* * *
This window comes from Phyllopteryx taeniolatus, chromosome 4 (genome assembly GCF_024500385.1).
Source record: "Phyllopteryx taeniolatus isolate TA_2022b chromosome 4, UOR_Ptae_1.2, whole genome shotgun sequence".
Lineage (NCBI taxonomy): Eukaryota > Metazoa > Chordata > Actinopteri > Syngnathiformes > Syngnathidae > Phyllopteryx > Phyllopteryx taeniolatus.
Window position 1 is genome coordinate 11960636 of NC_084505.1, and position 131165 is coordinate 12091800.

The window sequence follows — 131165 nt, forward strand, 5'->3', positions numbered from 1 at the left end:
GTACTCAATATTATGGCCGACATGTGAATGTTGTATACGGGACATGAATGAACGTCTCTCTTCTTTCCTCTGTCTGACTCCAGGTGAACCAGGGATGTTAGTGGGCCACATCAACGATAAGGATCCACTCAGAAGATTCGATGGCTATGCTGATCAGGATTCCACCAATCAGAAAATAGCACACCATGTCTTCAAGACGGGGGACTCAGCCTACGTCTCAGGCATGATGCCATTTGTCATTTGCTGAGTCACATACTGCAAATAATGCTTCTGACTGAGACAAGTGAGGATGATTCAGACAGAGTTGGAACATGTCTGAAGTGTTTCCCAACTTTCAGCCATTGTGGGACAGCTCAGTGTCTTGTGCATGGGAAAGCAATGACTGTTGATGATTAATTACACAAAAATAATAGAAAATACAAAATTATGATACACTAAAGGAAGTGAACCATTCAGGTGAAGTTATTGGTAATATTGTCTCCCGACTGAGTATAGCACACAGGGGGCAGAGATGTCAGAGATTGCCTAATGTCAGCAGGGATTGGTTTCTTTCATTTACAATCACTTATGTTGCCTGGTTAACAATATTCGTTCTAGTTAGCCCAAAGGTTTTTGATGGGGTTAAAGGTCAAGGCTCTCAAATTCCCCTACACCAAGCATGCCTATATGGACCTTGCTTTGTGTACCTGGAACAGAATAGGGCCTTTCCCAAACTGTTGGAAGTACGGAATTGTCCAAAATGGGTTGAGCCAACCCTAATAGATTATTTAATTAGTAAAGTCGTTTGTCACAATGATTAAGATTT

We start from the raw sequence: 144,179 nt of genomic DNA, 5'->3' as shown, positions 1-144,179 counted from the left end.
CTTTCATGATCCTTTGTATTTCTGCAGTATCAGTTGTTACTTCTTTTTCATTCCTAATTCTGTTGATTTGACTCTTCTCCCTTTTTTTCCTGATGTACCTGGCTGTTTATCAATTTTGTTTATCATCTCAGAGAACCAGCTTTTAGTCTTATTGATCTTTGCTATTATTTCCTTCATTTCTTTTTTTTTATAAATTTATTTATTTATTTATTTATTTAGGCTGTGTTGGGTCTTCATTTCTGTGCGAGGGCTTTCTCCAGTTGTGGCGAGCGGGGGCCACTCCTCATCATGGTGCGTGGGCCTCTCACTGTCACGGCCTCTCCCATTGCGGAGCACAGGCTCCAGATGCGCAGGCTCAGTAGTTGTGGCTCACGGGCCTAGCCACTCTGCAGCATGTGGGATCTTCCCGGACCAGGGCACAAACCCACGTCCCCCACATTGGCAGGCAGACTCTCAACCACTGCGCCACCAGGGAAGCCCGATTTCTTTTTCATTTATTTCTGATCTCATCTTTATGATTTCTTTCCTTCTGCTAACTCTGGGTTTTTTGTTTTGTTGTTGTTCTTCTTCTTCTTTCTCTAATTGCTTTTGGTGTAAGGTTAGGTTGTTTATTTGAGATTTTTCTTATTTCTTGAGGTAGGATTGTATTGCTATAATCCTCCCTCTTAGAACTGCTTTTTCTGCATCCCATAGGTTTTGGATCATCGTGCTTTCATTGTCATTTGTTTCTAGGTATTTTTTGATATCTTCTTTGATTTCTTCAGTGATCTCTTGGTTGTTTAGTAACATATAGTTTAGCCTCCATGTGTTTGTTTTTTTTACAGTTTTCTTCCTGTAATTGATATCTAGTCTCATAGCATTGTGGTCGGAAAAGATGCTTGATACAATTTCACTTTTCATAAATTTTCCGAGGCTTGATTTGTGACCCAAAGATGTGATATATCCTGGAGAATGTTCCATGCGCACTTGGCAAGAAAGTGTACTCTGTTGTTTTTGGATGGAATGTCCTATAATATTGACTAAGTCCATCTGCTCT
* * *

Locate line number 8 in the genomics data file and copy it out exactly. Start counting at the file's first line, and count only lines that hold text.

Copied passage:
CTTTCATGATCCTTTGTATTTCTGCAGTATCAGTTGTTACTTCTTTTTCATTCCTAATTCTGTTGATTTGACTCTTCTCCCTTTTTTTCCTGATGTACCTGGCTGTTTATCAATTTTGTTTATCATCTCAGAGAACCAGCTTTTAGTCTTATTGATCTTTGCTATTATTTCCTTCATTTCTTTTTTTTTATAAATTTATTTATTTATTTATTTATTTAGGCTGTGTTGGGTCTTCATTTCTGTGCGAGGGCTTTCTCCAGTTGTGGCGAGCGGGGGCCACTCCTCATCATGGTGCGTGGGCCTCTCACTGTCACGGCCTCTCCCATTGCGGAGCACAGGCTCCAGATGCGCAGGCTCAGTAGTTGTGGCTCACGGGCCTAGCCACTCTGCAGCATGTGGGATCTTCCCGGACCAGGGCACAAACCCACGTCCCCCACATTGGCAGGCAGACTCTCAACCACTGCGCCACCAGGGAAGCCCGATTTCTTTTTCATTTATTTCTGATCTCATCTTTATGATTTCTTTCCTTCTGCTAACTCTGGGTTTTTTGTTTTGTTGTTGTTCTTCTTCTTCTTTCTCTAATTGCTTTTGGTGTAAGGTTAGGTTGTTTATTTGAGATTTTTCTTATTTCTTGAGGTAGGATTGTATTGCTATAATCCTCCCTCTTAGAACTGCTTTTTCTGCATCCCATAGGTTTTGGATCATCGTGCTTTCATTGTCATTTGTTTCTAGGTATTTTTTGATATCTTCTTTGATTTCTTCAGTGATCTCTTGGTTGTTTAGTAACATATAGTTTAGCCTCCATGTGTTTGTTTTTTTTACAGTTTTCTTCCTGTAATTGATATCTAGTCTCATAGCATTGTGGTCGGAAAAGATGCTTGATACAATTTCACTTTTCATAAATTTTCCGAGGCTTGATTTGTGACCCAAAGATGTGATATATCCTGGAGAATGTTCCATGCGCACTTGGCAAGAAAGTGTACTCTGTTGTTTTTGGATGGAATGTCCTATAATATTGACTAAGTCCATCTGCTCT